“But if it works, we may go on to monthly,” she said. She noted as well that younger mothers seem particularly interested in social action projects and have already organized meal delivery to volunteer groups helping with cleanup efforts in Moonachie and Little Ferry in the wake of Hurricane Sandy.

“They’re interested in long-term social action projects that make you feel you’re teaching something to your children,” she said.

The Women’s Community will fill a need in the synagogue since “women like to be together, to share different activities, to schmooze,” Spindel said. “It’s a natural thing to do.” Besides, she added, “Jews like to learn, and this will be another opportunity to share experiences and teach people things.”

At the Fair Lawn Jewish Center/Cong. B’nai Israel, the sisterhood is still going strong, according to its president, Gail Rottenstrich. But there’s always room for something new.

The group’s new project, the Professional Women’s Network, began to take shape when sisterhood members Lisa Zyndorf, Shirley Liebowitz, and Bettina Kaplan were waiting for their children to finish Hebrew school on a Sunday morning.

“We started talking about work, work-life strategies, and balance,” Zyndorf said. “We said we should get more women talking about this, so we decided to start a network.”

After pitching the idea to Rottenstrich, who was very receptive, the three women facilitated a session on Feb. 7 that drew about 30 women.

“We discussed issues such as networking, whether embarking on a first job, on-ramping, or off-ramping. We talked about children, mandatory retirement, jobs that are becoming obsolete,” Zyndorf said, pointing out that many center members are business owners “who have made changes in their lives and are finding new things to do, including volunteer positions. There was a mix of knowledge and inspiration.”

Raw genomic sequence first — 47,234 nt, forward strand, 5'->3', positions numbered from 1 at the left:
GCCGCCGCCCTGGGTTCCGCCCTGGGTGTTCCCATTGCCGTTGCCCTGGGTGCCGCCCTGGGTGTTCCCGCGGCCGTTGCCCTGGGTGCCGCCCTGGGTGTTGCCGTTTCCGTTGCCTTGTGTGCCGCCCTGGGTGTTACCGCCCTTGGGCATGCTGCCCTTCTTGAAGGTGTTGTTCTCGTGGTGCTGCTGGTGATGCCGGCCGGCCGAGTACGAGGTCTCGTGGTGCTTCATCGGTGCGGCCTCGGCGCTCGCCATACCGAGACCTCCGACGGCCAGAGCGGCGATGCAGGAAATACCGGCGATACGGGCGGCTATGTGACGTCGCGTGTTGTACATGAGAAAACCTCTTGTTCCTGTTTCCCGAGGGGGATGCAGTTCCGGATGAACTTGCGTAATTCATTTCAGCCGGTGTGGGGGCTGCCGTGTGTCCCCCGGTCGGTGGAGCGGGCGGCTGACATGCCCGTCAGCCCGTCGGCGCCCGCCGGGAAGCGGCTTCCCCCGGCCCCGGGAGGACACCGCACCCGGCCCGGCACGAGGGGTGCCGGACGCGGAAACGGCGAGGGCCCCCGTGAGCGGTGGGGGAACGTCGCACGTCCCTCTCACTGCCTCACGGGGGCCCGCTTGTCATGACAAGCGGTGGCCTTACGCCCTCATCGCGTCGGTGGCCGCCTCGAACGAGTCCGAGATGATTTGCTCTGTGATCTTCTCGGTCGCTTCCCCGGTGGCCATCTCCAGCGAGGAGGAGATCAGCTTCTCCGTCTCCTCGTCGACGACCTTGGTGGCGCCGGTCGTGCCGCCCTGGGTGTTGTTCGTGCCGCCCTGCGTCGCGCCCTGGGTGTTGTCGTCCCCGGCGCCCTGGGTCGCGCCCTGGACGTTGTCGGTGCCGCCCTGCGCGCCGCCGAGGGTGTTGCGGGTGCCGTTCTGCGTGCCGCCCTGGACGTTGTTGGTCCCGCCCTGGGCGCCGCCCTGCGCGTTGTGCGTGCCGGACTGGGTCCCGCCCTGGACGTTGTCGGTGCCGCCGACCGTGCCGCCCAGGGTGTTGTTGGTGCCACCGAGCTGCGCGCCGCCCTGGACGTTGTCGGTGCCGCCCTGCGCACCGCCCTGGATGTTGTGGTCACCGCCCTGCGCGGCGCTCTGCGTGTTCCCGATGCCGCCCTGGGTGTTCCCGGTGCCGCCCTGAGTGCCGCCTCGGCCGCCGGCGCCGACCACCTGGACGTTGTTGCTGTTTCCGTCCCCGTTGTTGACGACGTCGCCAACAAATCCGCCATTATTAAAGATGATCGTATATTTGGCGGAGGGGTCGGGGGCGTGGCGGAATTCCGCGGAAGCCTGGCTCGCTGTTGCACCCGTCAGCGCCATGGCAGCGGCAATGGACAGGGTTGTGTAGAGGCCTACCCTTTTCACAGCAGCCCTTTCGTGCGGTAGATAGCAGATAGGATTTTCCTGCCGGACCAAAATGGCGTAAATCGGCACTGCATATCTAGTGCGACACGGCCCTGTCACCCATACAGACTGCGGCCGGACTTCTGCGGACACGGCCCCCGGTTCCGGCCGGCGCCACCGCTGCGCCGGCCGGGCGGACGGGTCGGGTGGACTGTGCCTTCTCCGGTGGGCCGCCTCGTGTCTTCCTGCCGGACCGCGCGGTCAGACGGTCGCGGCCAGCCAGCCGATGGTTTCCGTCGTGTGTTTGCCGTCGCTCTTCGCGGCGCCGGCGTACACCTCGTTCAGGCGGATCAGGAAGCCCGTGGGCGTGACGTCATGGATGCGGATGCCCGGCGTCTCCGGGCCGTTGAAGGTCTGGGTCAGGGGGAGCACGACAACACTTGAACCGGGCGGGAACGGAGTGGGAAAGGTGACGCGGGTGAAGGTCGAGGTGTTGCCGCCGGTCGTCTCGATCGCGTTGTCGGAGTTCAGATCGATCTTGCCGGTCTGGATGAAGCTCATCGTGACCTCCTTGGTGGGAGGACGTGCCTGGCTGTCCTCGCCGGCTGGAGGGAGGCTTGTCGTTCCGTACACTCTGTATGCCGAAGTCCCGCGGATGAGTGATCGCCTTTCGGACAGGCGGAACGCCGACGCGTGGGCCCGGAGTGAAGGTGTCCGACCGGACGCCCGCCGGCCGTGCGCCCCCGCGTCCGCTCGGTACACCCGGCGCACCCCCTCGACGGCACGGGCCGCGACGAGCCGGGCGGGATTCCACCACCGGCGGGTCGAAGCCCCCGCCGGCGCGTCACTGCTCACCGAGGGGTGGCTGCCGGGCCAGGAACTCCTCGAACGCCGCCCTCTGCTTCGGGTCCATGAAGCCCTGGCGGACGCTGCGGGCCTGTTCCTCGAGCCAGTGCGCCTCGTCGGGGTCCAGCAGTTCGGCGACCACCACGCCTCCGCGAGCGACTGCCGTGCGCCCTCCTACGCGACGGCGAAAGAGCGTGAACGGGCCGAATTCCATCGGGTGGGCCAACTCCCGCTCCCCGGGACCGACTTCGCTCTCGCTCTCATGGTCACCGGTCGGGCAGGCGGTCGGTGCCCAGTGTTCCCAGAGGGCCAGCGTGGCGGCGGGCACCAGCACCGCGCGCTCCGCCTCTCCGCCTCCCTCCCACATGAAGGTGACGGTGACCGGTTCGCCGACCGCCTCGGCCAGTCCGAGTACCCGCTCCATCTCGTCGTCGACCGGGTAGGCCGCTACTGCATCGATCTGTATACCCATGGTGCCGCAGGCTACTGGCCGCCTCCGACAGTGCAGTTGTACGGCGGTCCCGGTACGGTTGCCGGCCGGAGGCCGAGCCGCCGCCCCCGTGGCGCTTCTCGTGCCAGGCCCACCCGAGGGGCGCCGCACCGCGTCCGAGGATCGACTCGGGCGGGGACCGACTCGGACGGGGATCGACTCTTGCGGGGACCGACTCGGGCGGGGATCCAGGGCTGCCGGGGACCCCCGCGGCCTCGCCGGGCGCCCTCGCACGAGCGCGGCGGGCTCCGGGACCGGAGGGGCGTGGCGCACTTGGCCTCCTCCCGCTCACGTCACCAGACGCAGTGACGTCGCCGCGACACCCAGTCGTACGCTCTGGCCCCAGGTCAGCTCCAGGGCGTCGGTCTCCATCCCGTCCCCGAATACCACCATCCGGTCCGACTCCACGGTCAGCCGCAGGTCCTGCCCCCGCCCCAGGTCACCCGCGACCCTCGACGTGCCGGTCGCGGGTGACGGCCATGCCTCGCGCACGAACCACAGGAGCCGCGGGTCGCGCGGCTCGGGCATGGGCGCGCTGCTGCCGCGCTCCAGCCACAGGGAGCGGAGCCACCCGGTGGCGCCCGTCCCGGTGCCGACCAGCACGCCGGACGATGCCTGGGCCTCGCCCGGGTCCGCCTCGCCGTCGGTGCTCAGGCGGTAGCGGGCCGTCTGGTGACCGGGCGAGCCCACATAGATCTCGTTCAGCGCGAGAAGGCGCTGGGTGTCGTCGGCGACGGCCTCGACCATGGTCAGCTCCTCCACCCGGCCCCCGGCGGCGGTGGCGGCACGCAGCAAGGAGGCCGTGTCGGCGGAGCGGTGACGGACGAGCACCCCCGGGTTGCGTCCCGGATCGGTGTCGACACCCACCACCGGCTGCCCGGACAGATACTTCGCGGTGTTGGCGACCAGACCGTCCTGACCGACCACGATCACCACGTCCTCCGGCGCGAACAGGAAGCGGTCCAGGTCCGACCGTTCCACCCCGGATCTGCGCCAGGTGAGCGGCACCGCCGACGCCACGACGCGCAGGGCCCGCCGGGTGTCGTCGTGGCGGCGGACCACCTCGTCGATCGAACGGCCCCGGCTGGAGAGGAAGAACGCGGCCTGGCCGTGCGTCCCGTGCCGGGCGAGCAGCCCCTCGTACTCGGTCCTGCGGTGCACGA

Zyndorf said attendees were asked in advance what they wanted to learn. Some, she said, sought practice interviewing or help in writing resumes. Others needed information on how to look for jobs and do social networking.

“People wanted to know how to build LinkedIn profiles and learn more about marketing themselves,” she said. “They also wanted to find out how to learn about opportunities and develop skills in public speaking and computers.”

For now, she said, the group is planning sessions every two months. The next one – to be held in either March or April – will feature a panel of women discussing topics ranging from “taking a leap and starting your own family business” to engaging in job training when your position has become obsolete.

“It’s open to people outside the synagogue,” Zyndorf said, noting that she had reached out to other sisterhoods before the group’s first meeting. The Fair Lawn PWN also has set up a Facebook page.

Mostly, said Zyndorf, people interested in the new group have been forced into part-time positions or retirement. But, she added, there also are people in mid-career “who feel stagnant and want to relaunch.” Among the women at the first meeting were some who felt they were underemployed, as well as an empty-nester looking to work outside the home. In addition, there were others who had their own business and wanted to “network and get the word out.”

Zyndorf, a longtime Fair Lawn resident who has experienced job transition, moving from Wall Street to a job in the publishing industry, said that a budget from the sisterhood will allow the group to bring in outside speakers.

“It’s an opportunity to have a very welcoming environment and to make connections – to feel that you’re learning and being active and meeting people along the way,” she said. “There aren’t that many places where you can ask, ‘How can I find that out?'”

For more information about the group, email fljcpwn@gmail.com.